Monday, July 17, 2017

UFT and the Politics of Identity

A little over three years ago, I ran for Executive Vice President of NYSUT. It was an illuminating experience on multiple levels. One thing I learned was that there were a whole lot of unions that didn't run like the UFT. I'm gonna count that as a positive, because real union power comes from the bottom up, always.

My coach in that campaign was Beth Dimino, who was the President of PJSTA. One of the things she first suggested was specificity in how I spoke of the UFT. There's leadership, and there's membership. A whole lot of us fail to make that distinction, and speak of UFT as though it means Michael Mulgrew. In fact, Mulgrew corrected a member at the DA who said UFT did this or that by saying, "You are UFT." There's a point on which we see eye to eye.

Of course, though Mulgrew said that, and though I agree, I understand quite well why people don't feel it. Leadership makes decisions in a bubble, and feels it ought not to be questioned. With seven high school teachers on the Executive Board unshackled by loyalty oaths, that's become a little more difficult. It's now part of their job to answer our questions, and that is what they spend much of their time trying to do at the otherwise largely humdrum UFT Executive Board.

A problem arises when their decisions appear arbitrary, but they overcome that through numbers--there are 95 of them and seven of us, so we cannot win a vote. However, that's not the only problem.

If you look a little deeper, you'll see something more serious and pervasive. Essentially, they cannot offer a believable rationale for some of their actions. I'll refer you to the UFT High School Executive Board Blog. There, you can see their arguments against us when we proposed resolutions against abusive administrators, and against excessive class sizes. You can see our resolution in favor of CPE 1. You can see how we questioned the ATR agreement and asked for member voice. You can see how we demanded Trump's name be included when we condemned the bigotry for which he and his minions opened the floodgates.

It's certainly possible that they have a rationale they cannot share publicly. Maybe they share it at top-secret Unity Caucus meetings, but I doubt it. It's one thing to have a justification with which reasonable people may disagree. It's quite another to make up the best nonsense you can muster off the top of your head with and hope for the best. And here I will share the next level of the problem--Unity has promoted an awful lot of people based on loyalty rather than ability. As a member and chapter leader, I've seen this in action for years.

How many times have you called the borough office to get inaccurate or terrible advice? How many people have gone to retirement consultations for the same? Do you think it's a coincidence that members opt to pay people for retirement consultations rather than chance UFT advice? How many chapter leaders have gotten bad advice from District Reps until they looked up facts themselves?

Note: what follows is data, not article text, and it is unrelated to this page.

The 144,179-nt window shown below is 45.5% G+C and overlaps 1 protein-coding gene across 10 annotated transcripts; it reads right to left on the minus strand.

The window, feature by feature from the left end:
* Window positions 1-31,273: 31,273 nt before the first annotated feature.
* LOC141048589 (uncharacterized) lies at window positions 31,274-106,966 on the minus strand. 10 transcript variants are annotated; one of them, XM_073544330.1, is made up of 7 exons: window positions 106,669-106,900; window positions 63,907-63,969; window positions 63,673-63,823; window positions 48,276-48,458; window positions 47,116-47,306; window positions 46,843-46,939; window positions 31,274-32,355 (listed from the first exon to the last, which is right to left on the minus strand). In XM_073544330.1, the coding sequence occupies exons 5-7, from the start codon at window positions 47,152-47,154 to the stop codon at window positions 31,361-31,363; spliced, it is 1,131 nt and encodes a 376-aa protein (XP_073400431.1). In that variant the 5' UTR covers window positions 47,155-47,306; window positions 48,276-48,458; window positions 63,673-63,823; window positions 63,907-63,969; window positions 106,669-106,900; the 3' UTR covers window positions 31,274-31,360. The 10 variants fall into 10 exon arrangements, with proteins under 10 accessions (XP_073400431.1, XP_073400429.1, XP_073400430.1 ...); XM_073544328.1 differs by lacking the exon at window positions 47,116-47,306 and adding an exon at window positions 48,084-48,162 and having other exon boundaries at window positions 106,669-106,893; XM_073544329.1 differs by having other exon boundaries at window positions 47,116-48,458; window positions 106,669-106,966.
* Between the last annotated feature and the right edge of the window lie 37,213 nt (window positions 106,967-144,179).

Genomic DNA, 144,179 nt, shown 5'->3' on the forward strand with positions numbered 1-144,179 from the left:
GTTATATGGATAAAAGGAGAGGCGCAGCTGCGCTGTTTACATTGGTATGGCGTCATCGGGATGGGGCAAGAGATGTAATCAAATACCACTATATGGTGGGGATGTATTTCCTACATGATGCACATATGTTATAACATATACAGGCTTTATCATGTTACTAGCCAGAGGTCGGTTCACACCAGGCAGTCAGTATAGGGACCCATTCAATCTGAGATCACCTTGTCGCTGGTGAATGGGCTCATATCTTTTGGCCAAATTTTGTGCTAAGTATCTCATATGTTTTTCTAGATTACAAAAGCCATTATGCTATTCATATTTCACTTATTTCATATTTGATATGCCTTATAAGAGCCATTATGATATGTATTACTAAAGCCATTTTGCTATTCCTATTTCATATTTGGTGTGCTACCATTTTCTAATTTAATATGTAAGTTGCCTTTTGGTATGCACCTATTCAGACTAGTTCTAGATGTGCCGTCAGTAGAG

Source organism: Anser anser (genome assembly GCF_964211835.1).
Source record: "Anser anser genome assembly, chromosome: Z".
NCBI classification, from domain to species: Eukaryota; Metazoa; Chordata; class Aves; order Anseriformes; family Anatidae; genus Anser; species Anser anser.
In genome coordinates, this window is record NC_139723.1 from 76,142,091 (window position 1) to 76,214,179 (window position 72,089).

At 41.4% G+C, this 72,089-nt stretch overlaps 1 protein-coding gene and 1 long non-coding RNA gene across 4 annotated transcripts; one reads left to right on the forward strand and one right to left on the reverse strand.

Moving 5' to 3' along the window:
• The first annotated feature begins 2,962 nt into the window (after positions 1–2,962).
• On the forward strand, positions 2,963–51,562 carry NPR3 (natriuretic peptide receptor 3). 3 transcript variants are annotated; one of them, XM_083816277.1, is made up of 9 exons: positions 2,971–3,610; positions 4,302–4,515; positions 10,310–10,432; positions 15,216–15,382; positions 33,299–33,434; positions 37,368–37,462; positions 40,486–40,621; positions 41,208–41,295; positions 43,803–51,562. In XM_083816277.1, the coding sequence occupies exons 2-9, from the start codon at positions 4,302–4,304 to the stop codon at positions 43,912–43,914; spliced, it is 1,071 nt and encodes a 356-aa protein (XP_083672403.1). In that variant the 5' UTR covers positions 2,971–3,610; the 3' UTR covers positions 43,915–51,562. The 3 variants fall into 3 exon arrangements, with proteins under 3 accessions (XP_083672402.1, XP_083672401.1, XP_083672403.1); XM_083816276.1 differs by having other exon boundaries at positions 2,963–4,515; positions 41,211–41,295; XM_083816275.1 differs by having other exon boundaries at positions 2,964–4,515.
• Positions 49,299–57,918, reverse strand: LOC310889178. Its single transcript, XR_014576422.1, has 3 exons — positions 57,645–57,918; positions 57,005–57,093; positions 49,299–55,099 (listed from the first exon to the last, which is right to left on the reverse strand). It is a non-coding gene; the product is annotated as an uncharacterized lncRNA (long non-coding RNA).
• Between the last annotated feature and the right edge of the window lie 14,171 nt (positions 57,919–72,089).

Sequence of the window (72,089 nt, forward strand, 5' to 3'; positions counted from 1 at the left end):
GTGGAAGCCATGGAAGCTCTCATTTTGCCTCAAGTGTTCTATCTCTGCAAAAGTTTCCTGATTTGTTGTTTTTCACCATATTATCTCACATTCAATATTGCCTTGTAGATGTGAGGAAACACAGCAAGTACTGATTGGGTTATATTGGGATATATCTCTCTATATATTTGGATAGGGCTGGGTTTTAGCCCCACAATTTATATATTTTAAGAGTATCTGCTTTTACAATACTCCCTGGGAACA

I've watched UFT hires come to borough offices and say outlandishly stupid things to groups of chapter leaders. I've had Unity chapter leaders admit these things to me privately, but not one would stand up at a meeting and say it. I have to respect that they'd go even that far, because a whole lot of them will not. I've had Unity chapter leaders complain to me at meetings, and then leave me hanging in the wind when I got up and repeated what they complained about.

I'm not surprised when I field face to face personal attacks from UFT employees. I'm not surprised when they contradict me without knowing what they're talking about. I'm not surprised when they tell me what I must think, fully expecting compliance. I'm not surprised when they recoil in shock as I tell them to go ahead and dump me from Unity Caucus. I'm not surprised when I'm publicly ridiculed at chapter leader meetings for calling VAM junk science, even though both Diane Ravitch and the American Statistical Association side with me. (Now I'm reminded of Trump supporters who deny global warming.)

But it's a big problem when people who can't or won't think for themselves are promoted solely for loyalty. It's a big problem when lazy minds who've simply faked their way through are placed in positions of authority. It's not a surprise when they rationalize anything no matter how absurd, nor is it a surprise when they glibly lie to do so. (And again, look at Donald Trump for exhibit A.) This needs to stop.

I will also say that I have encountered some very smart and capable people in leadership. I've seen a handful of people who really belong there. I always hope to find more people like that. Leaders have their own voices. They are not just parrots, repeating what they are told, and they are not weasels, rationalizing whatever they are told be it right or wrong.

Mulgrew was right--you are UFT, and I am UFT. We live UFT, and we breathe and bleed UFT whether we know it or not. If we wish to make UFT stronger, we speak the truth. We stand up for ourselves, and in doing so, stand up for our students and communities. We measure and monitor when leadership is right, and when they are wrong. If leadership builds a brick wall to keep us out, we have no choice but to kick it down. But if they build a bridge, we can cross it or meet in the middle.

I can go either way.
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